Most chronic pain sufferers initially try to self-manage their symptoms with over-the-counter analgesic drugs. Perhaps because of their ready availability to the general public, over-the-counter drugs are a significant source of morbidity and mortality in the United States, especially acetaminophen, salicylates, and nonsteroidal anti-inflammatory drugs such as ibuprofen and naproxen. [7]

      Chiropractic Management

Chiropractic practice has long been associated with managing neuromusculoskeletal conditions, predominantly back pain. There is a substantial body of literature to support the effectiveness of this care. [8] A synthesis of recommendations for acute LBP suggests that clinicians should educate patients about its etiology (eg, unknown and nonspecific), prognosis (eg, likely to improve within weeks with or without care), recurrence (eg, future occurrences are common). They should also recommend that patients stay active despite discomfort and rely mostly on acetaminophen, nonsteroidal anti-inflammatory drugs or spinal manipulative therapy for short-term symptomatic relief. Those recommendations also held true for the management of chronic LBP, with the judicious addition of one or more interventions, such as back exercises, behavioral therapy, acupuncture, yoga, massage therapy, multidisciplinary rehabilitation, and adjunctive or strong opioid analgesics. [4, 9]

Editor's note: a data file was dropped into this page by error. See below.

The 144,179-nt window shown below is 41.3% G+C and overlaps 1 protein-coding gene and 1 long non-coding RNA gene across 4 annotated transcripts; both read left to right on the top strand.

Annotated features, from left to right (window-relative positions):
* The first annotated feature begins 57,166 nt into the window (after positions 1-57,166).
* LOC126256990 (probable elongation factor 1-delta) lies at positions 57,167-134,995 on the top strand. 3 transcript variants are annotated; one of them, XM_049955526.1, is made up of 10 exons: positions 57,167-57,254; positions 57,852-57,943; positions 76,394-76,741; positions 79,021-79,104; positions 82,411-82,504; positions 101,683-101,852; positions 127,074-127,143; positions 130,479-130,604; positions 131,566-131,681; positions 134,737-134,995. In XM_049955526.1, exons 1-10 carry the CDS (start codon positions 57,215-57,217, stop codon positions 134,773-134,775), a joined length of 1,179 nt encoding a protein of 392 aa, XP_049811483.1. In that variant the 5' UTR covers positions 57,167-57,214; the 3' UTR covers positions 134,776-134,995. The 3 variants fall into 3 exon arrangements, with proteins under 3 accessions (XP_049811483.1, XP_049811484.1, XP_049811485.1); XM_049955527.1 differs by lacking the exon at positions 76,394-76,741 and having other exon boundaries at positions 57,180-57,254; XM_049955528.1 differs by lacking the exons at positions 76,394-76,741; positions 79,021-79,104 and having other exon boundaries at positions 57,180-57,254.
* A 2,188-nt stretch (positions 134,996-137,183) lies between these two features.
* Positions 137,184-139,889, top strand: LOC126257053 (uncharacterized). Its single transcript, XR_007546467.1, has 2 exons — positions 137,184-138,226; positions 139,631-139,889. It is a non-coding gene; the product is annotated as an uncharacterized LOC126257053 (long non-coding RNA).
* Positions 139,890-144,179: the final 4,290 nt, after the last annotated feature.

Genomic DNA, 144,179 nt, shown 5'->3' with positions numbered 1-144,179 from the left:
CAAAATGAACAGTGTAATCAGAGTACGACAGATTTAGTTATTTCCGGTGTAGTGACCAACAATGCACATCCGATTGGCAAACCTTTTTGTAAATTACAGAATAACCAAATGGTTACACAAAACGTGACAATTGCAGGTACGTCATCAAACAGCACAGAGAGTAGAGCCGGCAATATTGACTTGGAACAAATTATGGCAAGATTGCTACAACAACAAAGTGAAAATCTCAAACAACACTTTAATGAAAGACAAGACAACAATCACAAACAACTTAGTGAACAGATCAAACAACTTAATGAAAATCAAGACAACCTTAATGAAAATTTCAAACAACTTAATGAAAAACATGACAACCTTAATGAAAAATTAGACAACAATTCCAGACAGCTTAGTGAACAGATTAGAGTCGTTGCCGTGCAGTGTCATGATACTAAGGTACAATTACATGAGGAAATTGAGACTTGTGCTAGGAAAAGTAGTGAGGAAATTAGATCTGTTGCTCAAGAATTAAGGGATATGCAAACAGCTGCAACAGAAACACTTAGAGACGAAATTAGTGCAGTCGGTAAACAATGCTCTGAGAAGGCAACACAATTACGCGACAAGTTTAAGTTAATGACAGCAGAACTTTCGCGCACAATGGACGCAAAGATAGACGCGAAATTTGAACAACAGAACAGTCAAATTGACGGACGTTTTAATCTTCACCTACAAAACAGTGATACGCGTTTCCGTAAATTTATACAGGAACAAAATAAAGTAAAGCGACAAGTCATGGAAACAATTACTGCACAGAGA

There is also moderate quality evidence that spinal manipulation/mobilization combined with exercise is effective for chronic non-specific neck pain. [8] There is low-quality evidence supporting the clinical benefit of mobilization and manipulation for pain, function and global perceived effect for patients with chronic cervicogenic headache, compared to controls at intermediate and long-term follow-up. [10]